Anticipation isn’t at the forefront of a writer’s mind, but it’s an equally important element for creating a good, page turning story.
Isn’t anticipation the same
as tension? Not quite. Writers use tension like a rubber band, they
flex it to heighten tense moments during a story and then loosen their grip
when they want to relax things or lull the reader into a false sense of
security, but creating anticipation is a little different.
A sense of anticipation is
all about expectation. The reader is expecting something to happen;
they’re expecting Character A will do something drastic, they’re expecting the
story to conclude with a showdown…and so on. In a way, the reader is quietly
predicting what will happen as the story unfolds, so writers need to divert
that expectation so that the plot isn’t as predictable as readers think. And
the way writers do that is by creating uncertainty and doubt to develop a
different sense of anticipation.
Think of a football
competition – one team will win, and one team will lose. That part is certain.
But it’s the anticipation of which team will win or lose that
creates the uncertainty, because nothing is certain until the final whistle. We
expect our team to win, but they could also lose.
Expectation and doubt create
In other words, the story
shouldn’t be what the reader expects. It should generate that doubt and
uncertainty, because maybe the protagonist might not be able to reach his or
her goal, maybe an important character dies, or perhaps there is a possibility
that the bad guy could win and possibly the protagonist might die.
That doubt about what might happen entices the reader to keep turning
the page, because what they think is a certainty actually isn’t – so they have
to keep going to see if their intuitions could be right. By introducing doubt
to outcomes, the reader will feel more of an emotional impact with the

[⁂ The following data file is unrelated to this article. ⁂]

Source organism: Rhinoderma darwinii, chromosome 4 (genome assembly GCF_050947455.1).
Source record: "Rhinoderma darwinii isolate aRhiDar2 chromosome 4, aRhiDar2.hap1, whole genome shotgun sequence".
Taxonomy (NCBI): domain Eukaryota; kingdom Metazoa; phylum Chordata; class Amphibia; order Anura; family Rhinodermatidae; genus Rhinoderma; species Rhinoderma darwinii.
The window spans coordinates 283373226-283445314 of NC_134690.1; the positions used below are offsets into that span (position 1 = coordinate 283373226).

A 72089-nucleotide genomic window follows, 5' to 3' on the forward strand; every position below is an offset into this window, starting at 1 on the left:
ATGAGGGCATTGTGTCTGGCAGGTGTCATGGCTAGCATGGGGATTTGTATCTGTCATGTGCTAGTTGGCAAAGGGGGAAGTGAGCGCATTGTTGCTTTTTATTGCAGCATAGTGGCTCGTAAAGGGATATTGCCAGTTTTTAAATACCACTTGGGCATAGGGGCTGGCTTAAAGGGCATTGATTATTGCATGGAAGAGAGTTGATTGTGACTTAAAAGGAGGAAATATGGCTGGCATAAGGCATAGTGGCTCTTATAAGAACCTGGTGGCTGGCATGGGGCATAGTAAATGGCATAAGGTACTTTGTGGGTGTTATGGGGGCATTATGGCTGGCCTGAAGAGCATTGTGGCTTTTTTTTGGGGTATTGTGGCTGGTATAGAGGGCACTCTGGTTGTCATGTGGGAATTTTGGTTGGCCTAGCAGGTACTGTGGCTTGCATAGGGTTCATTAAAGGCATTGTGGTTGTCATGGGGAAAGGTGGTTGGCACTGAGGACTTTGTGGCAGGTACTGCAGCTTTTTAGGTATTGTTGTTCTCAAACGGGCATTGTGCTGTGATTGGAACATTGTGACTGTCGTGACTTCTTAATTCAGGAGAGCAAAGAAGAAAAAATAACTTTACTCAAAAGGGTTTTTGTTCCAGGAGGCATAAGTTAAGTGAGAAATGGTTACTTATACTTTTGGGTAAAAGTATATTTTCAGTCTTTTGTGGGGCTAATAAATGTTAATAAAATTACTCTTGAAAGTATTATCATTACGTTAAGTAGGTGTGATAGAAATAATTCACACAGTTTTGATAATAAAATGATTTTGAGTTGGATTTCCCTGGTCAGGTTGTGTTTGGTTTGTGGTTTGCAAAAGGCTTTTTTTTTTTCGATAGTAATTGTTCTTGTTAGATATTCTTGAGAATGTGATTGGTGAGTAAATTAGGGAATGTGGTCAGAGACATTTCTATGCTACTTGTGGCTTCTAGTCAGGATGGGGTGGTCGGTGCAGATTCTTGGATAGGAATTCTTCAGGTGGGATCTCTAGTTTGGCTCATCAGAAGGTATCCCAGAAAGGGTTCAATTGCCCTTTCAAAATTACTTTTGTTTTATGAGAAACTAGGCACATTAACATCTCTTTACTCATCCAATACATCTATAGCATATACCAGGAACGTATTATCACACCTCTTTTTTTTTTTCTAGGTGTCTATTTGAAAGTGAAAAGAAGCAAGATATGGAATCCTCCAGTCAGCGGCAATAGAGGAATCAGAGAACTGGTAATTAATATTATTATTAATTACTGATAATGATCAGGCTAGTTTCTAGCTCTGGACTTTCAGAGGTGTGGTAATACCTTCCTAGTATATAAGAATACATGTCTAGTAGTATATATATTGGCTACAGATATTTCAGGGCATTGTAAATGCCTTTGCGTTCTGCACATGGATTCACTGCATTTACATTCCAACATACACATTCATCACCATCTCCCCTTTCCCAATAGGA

protagonist as they deal with the different problems and dilemmas – and more so
if you have created a sense of immediacy and a strong connection right from
chapter one. The reader needs to care about the characters and what will happen
to them, otherwise that sense of anticipation won’t work.
Writers are master manipulators – they constantly exploit the reader’s
emotions, play on their inner fears, give them false hope and deliberately lead
them. They introduce doubt that nothing is certain, which makes it hard for the
reader to predict what might happen. They won’t really know what’s coming.
There are a few ways to introduce doubt to outcomes and create some
Don’t let your main character win all the time. No character should be
successful all the time. The reality is that everyone fails at something at
some point – whether that’s through behaviour, making errors, being
overconfident or just not paying attention.
Make your characters vulnerable - they will have emotions, fears and
anxieties that we all experience. Vulnerability leads to weakness.
Don’t make scenarios a sure thing. For example, the reader will expect
the hero to crack the bomb code and save the girl…but what if he doesn’t crack
the code? What if he’s thwarted? What if someone finds him? By not cracking the
code, he can’t save the girl…yet. Everything is thrown into doubt, which
creates uncertainty. But because of the doubt, the writer can create a new
sense of anticipation to control the reader – will the hero escape and still
save the girl? Even though that could still happen, it’s not a certainty.
Make it so that that the reader can expect the unexpected. Don’t let them get too comfortable, and don’t make your writing predictable. Instead, create doubt. Rip that sense of certainty from them.
Make the reader question everything.
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